Graham Spence on the quiet revolution helping people transform their wellbeing
In association with Community Health Partnerships
For more than a decade, my job has been to help ensure that the NHS has the best estate that allows patients to be cared for efficiently and locally.
I work for Community Health Partnerships, which has deliverd the NHS Local Improvement Finance Trust programme for the Department of Health. You will know the buildings – they are well maintained, flexible and often important hubs for communities. Typically, they’re in areas of highest need. Patients love them and so do the clinical teams that work in them.
The programme has produced 340 buildings with more than 50 health centres that integrate NHS, community and local authority services, plus standalone community hospitals. Many include gyms, libraries and swimming pools, instantly offering local people the chance to transform their own health and wellbeing.
The largest investment
It’s sometimes said that LIFT has been a quiet revolution: the largest and most concentrated investment in primary care and community health estate ever made in this country. LIFT Public Private Partnerships have raised £2.5bn for capital development, secured from just £100m of public sector investment.
The better health centre management that we have recently introduced, alongside new electronic booking systems and simplified rental processes are leading local providers to shift services into this estate
I’m especially pleased with what’s happened in the long run. The buildings are in excellent condition – thanks to maintenance being embedded in tenancy contracts. The focus of the 49 LIFTCo partnerships ensures that they remain assets to the NHS.
In many ways, LIFT has been ahead of its time in terms of both developing investment in estate and ensuring that the results are lasting, reliable and efficient. Sir Robert Naylor’s recent report, NHS Property and Estates, detailed the £10bn backlog in NHS maintenance, which the LIFT model has managed to avoid.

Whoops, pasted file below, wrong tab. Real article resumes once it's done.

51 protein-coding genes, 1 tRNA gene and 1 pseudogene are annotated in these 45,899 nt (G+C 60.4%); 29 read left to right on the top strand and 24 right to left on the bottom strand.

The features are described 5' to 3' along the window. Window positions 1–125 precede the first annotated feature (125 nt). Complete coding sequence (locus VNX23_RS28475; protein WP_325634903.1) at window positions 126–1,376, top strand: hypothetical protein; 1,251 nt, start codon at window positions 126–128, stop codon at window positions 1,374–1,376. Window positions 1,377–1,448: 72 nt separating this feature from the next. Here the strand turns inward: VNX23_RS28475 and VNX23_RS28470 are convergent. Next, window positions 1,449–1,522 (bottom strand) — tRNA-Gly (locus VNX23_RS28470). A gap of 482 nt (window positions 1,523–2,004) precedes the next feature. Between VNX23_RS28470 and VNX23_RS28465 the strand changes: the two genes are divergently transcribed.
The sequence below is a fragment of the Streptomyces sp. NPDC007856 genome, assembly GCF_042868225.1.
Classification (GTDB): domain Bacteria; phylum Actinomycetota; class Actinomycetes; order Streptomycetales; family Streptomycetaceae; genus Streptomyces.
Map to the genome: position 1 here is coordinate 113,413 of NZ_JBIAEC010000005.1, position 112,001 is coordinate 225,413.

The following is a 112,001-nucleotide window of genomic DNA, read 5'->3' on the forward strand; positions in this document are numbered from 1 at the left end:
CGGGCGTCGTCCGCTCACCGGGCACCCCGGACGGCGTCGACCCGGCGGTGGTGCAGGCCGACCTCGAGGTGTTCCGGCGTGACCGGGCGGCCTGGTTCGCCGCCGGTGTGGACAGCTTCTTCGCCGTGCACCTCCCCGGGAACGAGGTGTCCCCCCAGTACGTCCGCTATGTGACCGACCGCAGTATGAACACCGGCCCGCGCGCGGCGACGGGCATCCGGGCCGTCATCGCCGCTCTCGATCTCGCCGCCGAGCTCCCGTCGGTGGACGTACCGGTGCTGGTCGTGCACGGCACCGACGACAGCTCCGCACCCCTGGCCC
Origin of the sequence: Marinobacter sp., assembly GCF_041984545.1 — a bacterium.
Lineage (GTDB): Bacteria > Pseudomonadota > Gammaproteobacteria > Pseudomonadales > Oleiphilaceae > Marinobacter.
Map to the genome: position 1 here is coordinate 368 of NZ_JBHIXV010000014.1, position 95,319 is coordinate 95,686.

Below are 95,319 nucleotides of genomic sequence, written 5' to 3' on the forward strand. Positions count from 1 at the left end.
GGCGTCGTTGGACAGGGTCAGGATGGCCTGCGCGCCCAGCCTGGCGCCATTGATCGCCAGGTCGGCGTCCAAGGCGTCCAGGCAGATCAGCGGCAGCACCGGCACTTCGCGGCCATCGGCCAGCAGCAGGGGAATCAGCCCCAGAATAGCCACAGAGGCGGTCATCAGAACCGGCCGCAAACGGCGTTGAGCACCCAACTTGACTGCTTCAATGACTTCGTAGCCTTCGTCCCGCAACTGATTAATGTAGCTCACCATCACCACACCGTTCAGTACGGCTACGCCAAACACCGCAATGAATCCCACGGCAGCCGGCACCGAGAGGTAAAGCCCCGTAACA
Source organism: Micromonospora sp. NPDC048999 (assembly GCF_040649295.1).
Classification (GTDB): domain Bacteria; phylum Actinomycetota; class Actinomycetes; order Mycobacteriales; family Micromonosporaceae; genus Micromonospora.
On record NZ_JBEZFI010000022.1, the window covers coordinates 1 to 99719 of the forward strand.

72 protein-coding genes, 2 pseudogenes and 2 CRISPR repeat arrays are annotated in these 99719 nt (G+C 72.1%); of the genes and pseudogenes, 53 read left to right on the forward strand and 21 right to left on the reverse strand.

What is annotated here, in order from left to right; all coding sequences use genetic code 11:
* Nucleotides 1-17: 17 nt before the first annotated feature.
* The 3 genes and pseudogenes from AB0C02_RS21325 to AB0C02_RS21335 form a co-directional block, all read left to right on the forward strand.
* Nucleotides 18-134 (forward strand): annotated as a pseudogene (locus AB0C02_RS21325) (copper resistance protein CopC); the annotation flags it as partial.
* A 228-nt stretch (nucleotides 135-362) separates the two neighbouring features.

Meanwhile, Lord Carter’s 2016 review of NHS productivity highlighted the urgency of rethinking estate to improve NHS efficiency and to ensure that clinical expenditure can achieve more in the delivery of patient services. LIFT scores well on that count too.
Today, local health systems seek to locate services in their most efficient, productive estate. They turn increasingly to the buildings in CHP’s portfolio delivered by the LIFT programme. The better health centre management that we have recently introduced, alongside new electronic booking systems and simplified rental processes are leading local providers to shift services into this estate.
The flexibility, sustainability and community focus of LIFT estate is just what’s needed for the cost effective, local models of care that are envisaged by the Five Year Forward View.
The HSJ Strategic Estates Forum is taking place on 20 March at BMA House in London. This is a high-level strategic forum that brings together estates directors, STP estates leads and trust board leaders responsible for the estates function who are developing strategic plans for their organisations and local health economies. The focus of the forum is on issues such as the delivery vehicle for the Naylor Report, the creation of Project Phoenix, advice on establishing SEPs (Strategic Estates Partnerships) and assessing progress of STP estates plans. Sir Robert Naylor, National Adviser, NHS Property and Estates; David Williams, Director General of Finance, Department of Health and Simon Corben, Head of Profession, NHS Improvement are all confirmed as keynote speakers for the event. Register your interest for this free-to-attend event on our website: https://strategicestates.hsj.